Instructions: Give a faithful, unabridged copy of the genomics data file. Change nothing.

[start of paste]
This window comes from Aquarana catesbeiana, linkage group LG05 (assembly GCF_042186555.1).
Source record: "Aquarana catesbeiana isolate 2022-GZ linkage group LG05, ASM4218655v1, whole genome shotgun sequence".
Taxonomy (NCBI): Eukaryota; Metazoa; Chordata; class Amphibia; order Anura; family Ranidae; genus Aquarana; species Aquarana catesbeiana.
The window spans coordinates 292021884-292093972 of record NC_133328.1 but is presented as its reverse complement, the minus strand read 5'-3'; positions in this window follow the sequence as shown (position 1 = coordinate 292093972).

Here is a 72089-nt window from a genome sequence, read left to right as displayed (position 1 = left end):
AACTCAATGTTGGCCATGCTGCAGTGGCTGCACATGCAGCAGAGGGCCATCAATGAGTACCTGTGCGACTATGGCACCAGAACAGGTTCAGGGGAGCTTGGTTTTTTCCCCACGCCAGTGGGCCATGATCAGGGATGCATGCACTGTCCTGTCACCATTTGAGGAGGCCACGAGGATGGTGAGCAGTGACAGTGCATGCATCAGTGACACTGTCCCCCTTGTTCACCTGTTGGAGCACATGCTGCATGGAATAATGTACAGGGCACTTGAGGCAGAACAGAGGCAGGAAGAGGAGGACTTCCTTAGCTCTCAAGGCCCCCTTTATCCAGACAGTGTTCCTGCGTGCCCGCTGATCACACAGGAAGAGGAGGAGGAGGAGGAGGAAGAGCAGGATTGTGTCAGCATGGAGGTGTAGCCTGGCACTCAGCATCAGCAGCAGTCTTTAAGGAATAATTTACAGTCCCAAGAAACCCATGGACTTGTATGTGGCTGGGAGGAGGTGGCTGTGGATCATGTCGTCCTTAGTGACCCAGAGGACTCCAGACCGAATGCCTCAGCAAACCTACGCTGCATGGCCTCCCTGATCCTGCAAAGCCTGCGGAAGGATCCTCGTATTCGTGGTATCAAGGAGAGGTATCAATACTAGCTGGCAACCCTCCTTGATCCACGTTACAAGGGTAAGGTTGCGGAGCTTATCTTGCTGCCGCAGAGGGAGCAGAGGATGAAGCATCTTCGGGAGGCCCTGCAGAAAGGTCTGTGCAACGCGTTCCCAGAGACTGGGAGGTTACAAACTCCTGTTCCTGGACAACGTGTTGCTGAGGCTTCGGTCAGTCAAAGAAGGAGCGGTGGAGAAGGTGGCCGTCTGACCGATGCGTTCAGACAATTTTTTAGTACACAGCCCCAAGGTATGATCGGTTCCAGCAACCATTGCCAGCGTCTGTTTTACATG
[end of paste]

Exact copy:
This window comes from Aquarana catesbeiana, linkage group LG05 (assembly GCF_042186555.1).
Source record: "Aquarana catesbeiana isolate 2022-GZ linkage group LG05, ASM4218655v1, whole genome shotgun sequence".
Taxonomy (NCBI): Eukaryota; Metazoa; Chordata; class Amphibia; order Anura; family Ranidae; genus Aquarana; species Aquarana catesbeiana.
The window spans coordinates 292021884-292093972 of record NC_133328.1 but is presented as its reverse complement, the minus strand read 5'-3'; positions in this window follow the sequence as shown (position 1 = coordinate 292093972).

Here is a 72089-nt window from a genome sequence, read left to right as displayed (position 1 = left end):
AACTCAATGTTGGCCATGCTGCAGTGGCTGCACATGCAGCAGAGGGCCATCAATGAGTACCTGTGCGACTATGGCACCAGAACAGGTTCAGGGGAGCTTGGTTTTTTCCCCACGCCAGTGGGCCATGATCAGGGATGCATGCACTGTCCTGTCACCATTTGAGGAGGCCACGAGGATGGTGAGCAGTGACAGTGCATGCATCAGTGACACTGTCCCCCTTGTTCACCTGTTGGAGCACATGCTGCATGGAATAATGTACAGGGCACTTGAGGCAGAACAGAGGCAGGAAGAGGAGGACTTCCTTAGCTCTCAAGGCCCCCTTTATCCAGACAGTGTTCCTGCGTGCCCGCTGATCACACAGGAAGAGGAGGAGGAGGAGGAGGAAGAGCAGGATTGTGTCAGCATGGAGGTGTAGCCTGGCACTCAGCATCAGCAGCAGTCTTTAAGGAATAATTTACAGTCCCAAGAAACCCATGGACTTGTATGTGGCTGGGAGGAGGTGGCTGTGGATCATGTCGTCCTTAGTGACCCAGAGGACTCCAGACCGAATGCCTCAGCAAACCTACGCTGCATGGCCTCCCTGATCCTGCAAAGCCTGCGGAAGGATCCTCGTATTCGTGGTATCAAGGAGAGGTATCAATACTAGCTGGCAACCCTCCTTGATCCACGTTACAAGGGTAAGGTTGCGGAGCTTATCTTGCTGCCGCAGAGGGAGCAGAGGATGAAGCATCTTCGGGAGGCCCTGCAGAAAGGTCTGTGCAACGCGTTCCCAGAGACTGGGAGGTTACAAACTCCTGTTCCTGGACAACGTGTTGCTGAGGCTTCGGTCAGTCAAAGAAGGAGCGGTGGAGAAGGTGGCCGTCTGACCGATGCGTTCAGACAATTTTTTAGTACACAGCCCCAAGGTATGATCGGTTCCAGCAACCATTGCCAGCGTCTGTTTTACATG